According to Smithsonian Magazine, the tradition of Halloween costumes began with the Celts, who believed that at the transition from one year to the next, there was also a spiritual overlap in which demons roamed the earth with the living. In an attempt to “trick” the demons, people dressed up so that they would be mistaken for one of them. This disguise (the practice was also called “guising”) saved their souls, and so was taken quite seriously, and not seen as the fun activity it is today.

In the Middle Ages, guising was still enacted for spiritual reasons, but also for practical purposes. Young children and the poor would dress up and go door-to-door, literally begging for food in exchange for prayers.

Eventually the Catholic Church, in its attempt to convert various religious followers to Catholicism, created All Hallows Eve and All Saints Day. With its efforts to turn this costume practice into something more positive, they would dress up as angels or saints instead.

Then, Halloween festivities took a break during World War I, only to re-emerge in the late 1920s. By the 1930s, it was perfectly acceptable (and enjoyed) for children to knock on doors and ask for treats, which then included anything from coins to small toys or baked goods. By the 1950s, candy was the preferred treat, and in the 1970s, store bought, wrapped individual candy became the norm to which we have grown accustomed.

Have you ever met a child who doesn’t love Halloween? Even the shyest of little ones seem to muster the courage to ring a doorbell and open their goody bags expectantly. And for the fully-grown child in all of us, the magic of walking the streets flooded with cute and creatively clad little monsters and fairies is the best way to kick off the fall holiday season! As parents, the fun of dumping our children’s filled buckets on the floor and examining each piece for its value and safety has become part of the tradition as well (in addition to stealing a few chocolate bars for ourselves!)

Due to the necessity of checking each child’s candy basket, safety has become an important component to consider for Halloween treats. With this in mind, we can’t forget those who have special dietary needs or allergies. There has been a movement in the past decade to re-think the appropriateness of offering only candy to children as a treat. While that movement is controversial, with some seeing it as the step-child of political correctness, anyone who has a child with serious allergies would argue that we should keep the scary in the costumes and not in the hands of our kids. A growing number of families is realizing the need to provide safe alternatives on Halloween, and allow all our little goblins access to the fun of trick-or-treating.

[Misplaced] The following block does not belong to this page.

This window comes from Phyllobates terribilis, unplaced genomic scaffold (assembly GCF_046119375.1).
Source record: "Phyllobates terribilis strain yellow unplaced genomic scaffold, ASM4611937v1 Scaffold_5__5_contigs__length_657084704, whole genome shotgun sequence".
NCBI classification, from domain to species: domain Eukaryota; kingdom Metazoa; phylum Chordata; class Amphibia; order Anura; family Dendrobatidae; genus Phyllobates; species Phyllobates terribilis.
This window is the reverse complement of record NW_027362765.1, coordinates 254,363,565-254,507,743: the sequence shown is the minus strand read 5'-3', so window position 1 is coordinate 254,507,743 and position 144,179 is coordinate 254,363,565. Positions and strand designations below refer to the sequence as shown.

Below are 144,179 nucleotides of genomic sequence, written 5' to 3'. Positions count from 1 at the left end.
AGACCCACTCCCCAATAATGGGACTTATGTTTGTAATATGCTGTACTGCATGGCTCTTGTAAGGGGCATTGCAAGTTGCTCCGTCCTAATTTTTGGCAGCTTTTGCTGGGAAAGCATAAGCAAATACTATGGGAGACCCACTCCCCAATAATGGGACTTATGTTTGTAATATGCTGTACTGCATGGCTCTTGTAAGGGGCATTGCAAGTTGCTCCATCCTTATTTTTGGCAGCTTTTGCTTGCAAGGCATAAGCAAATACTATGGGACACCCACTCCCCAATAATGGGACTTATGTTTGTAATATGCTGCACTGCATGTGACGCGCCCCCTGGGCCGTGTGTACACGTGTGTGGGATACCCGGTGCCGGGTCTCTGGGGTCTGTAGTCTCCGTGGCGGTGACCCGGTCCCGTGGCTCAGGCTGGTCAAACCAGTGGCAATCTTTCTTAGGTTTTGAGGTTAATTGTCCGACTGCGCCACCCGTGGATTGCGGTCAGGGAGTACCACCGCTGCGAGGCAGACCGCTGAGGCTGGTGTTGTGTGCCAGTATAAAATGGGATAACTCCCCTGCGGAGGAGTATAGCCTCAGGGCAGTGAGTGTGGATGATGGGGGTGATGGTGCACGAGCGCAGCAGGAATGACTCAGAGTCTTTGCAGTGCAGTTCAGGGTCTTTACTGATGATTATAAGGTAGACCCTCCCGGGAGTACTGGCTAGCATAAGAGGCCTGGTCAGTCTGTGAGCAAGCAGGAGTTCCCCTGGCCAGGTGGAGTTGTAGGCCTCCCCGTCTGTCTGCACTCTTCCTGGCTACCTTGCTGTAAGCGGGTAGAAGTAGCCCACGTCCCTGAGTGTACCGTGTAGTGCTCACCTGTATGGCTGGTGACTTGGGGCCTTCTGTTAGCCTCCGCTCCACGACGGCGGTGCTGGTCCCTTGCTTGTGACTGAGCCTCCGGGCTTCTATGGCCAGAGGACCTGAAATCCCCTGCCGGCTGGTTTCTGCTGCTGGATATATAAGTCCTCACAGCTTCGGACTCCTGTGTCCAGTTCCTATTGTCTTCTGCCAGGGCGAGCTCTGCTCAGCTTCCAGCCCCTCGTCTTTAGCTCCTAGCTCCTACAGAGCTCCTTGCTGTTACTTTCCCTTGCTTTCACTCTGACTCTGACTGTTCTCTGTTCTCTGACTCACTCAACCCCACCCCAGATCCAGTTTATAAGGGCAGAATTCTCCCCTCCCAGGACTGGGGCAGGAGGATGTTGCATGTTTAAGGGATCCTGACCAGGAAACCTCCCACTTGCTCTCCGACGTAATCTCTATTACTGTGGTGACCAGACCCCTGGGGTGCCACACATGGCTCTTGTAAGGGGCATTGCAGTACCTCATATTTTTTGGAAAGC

Organizations like FARE (Food Allergy Research & Education), a non-profit group that works to raise awareness of food allergies and prepare communities to meet the needs of those living locally with these issues, have valuable resources on their website on how to include those with special dietary needs in your trick-or-treating festivities. Each region served by FARE has in place a multi-year plan to meet three main goals for each community based on its unique needs: goals ranging from promoting knowledge for health care professionals to social events for teens with food allergies. Another organization committed to raising awareness and serving this community is FAACT (Food Allergy and Anaphylaxis Team). They support offering alternative treats on Halloween, and have suggestions for education and guidance as well, even offering peer-to-peer education programs.

SunButter is a strong proponent of offering safe food items to those with food sensitivities, and those who just want an alternative to sugar-laden snacks comprised of artificial ingredients. Having created a delicious sunflower spread packed with protein, they are clear advocates for those with special dietary needs. So take a page from SunButter’s book, and reconsider the best way to avoid the tricks, and instead offer a real treat to every ninja and princess who arrives at your doorstep this Halloween!





















 website. Nix, Elizabeth (31 October 2014). The Haunted History of Halloween Candy. Accessed 20 October 2017.

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